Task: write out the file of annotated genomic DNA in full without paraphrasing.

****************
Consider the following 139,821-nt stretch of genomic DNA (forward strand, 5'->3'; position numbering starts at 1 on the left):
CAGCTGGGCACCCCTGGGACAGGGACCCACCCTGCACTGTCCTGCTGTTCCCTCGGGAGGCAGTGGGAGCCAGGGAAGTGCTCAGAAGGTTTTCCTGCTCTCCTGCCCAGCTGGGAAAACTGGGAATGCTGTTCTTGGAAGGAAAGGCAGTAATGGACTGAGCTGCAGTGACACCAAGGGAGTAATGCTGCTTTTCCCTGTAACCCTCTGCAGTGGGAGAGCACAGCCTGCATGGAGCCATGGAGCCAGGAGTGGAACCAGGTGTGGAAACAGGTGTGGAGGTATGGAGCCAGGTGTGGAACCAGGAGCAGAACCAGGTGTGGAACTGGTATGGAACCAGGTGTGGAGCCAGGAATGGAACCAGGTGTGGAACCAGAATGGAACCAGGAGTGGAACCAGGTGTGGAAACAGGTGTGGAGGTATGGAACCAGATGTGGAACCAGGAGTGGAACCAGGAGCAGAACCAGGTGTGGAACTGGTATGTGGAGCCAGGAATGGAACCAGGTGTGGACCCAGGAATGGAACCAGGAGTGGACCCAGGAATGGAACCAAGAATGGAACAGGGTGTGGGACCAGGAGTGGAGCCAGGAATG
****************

Consider the following 139,821-nt stretch of genomic DNA (forward strand, 5'->3'; position numbering starts at 1 on the left):
CAGCTGGGCACCCCTGGGACAGGGACCCACCCTGCACTGTCCTGCTGTTCCCTCGGGAGGCAGTGGGAGCCAGGGAAGTGCTCAGAAGGTTTTCCTGCTCTCCTGCCCAGCTGGGAAAACTGGGAATGCTGTTCTTGGAAGGAAAGGCAGTAATGGACTGAGCTGCAGTGACACCAAGGGAGTAATGCTGCTTTTCCCTGTAACCCTCTGCAGTGGGAGAGCACAGCCTGCATGGAGCCATGGAGCCAGGAGTGGAACCAGGTGTGGAAACAGGTGTGGAGGTATGGAGCCAGGTGTGGAACCAGGAGCAGAACCAGGTGTGGAACTGGTATGGAACCAGGTGTGGAGCCAGGAATGGAACCAGGTGTGGAACCAGAATGGAACCAGGAGTGGAACCAGGTGTGGAAACAGGTGTGGAGGTATGGAACCAGATGTGGAACCAGGAGTGGAACCAGGAGCAGAACCAGGTGTGGAACTGGTATGTGGAGCCAGGAATGGAACCAGGTGTGGACCCAGGAATGGAACCAGGAGTGGACCCAGGAATGGAACCAAGAATGGAACAGGGTGTGGGACCAGGAGTGGAGCCAGGAATG